It’s difficult to tell whether Judder is the product of a consciously absent composer, or the product of a composer capable of emulating natural forces. Whatever the answer, Frans de Waard is only a peripheral body in the listening experience. The album uses compositional stillness to accentuate the onset of tape degradation and accumulating feedback, with drones dragged out of tune and loops teased into strands of warbling harmony, like gears clogging with the gunk and rust of dormancy. The less de Waard intervenes in a musical sense, the more dominant these organic, “non-musical” factors become, pulling at the edges of the music as if trying to forcefully haul it through the passage of time.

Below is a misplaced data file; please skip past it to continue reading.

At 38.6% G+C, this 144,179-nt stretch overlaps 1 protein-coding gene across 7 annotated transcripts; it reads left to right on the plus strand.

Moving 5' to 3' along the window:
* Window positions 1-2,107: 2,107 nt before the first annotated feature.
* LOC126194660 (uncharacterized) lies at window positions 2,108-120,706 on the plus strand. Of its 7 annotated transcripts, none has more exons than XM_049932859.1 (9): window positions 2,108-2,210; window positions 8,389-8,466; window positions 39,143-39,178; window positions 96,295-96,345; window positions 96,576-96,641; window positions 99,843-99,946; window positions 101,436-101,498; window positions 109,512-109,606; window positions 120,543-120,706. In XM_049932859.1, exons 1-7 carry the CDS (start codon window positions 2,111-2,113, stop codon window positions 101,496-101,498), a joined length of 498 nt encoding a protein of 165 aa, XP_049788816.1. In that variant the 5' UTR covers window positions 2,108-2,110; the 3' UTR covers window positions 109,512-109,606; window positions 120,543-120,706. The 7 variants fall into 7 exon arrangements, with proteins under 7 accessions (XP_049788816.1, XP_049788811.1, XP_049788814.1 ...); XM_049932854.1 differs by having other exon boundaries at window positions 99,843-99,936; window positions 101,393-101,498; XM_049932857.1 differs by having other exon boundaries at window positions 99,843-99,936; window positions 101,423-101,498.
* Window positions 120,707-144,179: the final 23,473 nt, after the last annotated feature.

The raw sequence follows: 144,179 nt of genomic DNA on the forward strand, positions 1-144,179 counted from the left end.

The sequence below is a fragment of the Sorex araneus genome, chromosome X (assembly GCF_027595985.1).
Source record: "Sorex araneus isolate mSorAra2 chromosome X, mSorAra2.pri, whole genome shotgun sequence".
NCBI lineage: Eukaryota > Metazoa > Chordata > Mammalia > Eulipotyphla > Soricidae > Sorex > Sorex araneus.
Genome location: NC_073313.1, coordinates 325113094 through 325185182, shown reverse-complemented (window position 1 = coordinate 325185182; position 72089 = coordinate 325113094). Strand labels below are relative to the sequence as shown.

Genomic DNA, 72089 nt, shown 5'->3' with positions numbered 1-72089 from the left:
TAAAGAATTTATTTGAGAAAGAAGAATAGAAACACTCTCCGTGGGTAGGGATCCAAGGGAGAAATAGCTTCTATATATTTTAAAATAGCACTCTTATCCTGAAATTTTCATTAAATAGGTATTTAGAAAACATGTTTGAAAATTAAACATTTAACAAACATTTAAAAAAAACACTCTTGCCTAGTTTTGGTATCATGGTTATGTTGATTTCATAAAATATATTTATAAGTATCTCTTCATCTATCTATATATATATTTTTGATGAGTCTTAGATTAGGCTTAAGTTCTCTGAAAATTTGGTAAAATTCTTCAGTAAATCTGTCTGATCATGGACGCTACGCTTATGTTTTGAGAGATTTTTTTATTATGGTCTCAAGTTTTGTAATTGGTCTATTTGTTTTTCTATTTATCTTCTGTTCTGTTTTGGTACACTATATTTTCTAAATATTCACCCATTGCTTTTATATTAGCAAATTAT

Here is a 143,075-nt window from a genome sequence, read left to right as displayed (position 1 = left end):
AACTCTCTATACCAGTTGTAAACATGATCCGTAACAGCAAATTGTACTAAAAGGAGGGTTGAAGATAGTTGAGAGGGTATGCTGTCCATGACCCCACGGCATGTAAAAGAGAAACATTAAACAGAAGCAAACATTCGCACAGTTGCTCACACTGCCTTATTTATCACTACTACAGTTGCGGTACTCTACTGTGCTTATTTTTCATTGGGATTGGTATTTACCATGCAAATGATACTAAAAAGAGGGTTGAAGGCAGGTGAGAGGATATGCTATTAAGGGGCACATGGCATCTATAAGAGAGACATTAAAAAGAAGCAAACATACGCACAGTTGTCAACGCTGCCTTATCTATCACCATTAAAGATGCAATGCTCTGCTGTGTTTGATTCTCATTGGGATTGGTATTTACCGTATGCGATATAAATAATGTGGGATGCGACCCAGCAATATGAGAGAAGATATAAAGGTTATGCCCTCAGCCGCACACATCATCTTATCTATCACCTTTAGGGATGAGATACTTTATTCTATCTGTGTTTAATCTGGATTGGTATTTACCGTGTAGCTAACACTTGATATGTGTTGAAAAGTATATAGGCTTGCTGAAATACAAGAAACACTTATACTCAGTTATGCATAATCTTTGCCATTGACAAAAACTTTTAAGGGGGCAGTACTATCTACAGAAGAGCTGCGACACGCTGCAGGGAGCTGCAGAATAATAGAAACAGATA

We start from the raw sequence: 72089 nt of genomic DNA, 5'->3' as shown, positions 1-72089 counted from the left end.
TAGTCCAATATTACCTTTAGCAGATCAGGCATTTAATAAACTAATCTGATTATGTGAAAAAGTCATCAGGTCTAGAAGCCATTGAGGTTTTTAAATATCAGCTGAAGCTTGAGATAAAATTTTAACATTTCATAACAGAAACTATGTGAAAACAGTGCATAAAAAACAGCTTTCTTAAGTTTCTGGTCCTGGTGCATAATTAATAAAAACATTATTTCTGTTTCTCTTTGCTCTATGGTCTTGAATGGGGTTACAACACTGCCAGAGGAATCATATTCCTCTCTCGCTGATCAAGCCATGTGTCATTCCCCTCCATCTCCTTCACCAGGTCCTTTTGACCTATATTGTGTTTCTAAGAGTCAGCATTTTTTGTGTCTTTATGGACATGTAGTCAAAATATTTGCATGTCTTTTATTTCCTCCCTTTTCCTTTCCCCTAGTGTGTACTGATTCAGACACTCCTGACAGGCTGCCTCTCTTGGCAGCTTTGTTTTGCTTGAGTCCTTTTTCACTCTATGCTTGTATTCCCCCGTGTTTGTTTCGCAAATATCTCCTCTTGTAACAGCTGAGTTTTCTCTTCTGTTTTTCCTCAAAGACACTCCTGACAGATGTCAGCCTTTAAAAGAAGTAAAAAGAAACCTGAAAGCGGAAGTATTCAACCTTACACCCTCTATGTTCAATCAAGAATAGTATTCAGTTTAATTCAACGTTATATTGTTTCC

The first half is a symphony of loose electricity: choruses of ungated hiss and rumbles of empty tape, gathering in volume until the sounds associated with absence – equipment waiting for a performer to play it – start to congeal into something harsh and deliberate, like pedals and cables growing impatient in their inactivity and turning inward to play themselves. The second half centres on an arpeggiated synth pattern, whose immaculate eight-note loop starts to fray at the edges like a circuit burning itself out. The change is slow and inevitable. The melody collapses gradually into a lower octave, gathering overtonal blemishes as it spins, somehow deriving an ominous electronic chant from a melody that initially strikes me as quaint and pretty. In both pieces, de Waard seems to take a step back – removing the temptation to steer the music through dials and buttons and pedals, instead waiting for change to manifest within the stagnation of circumstance.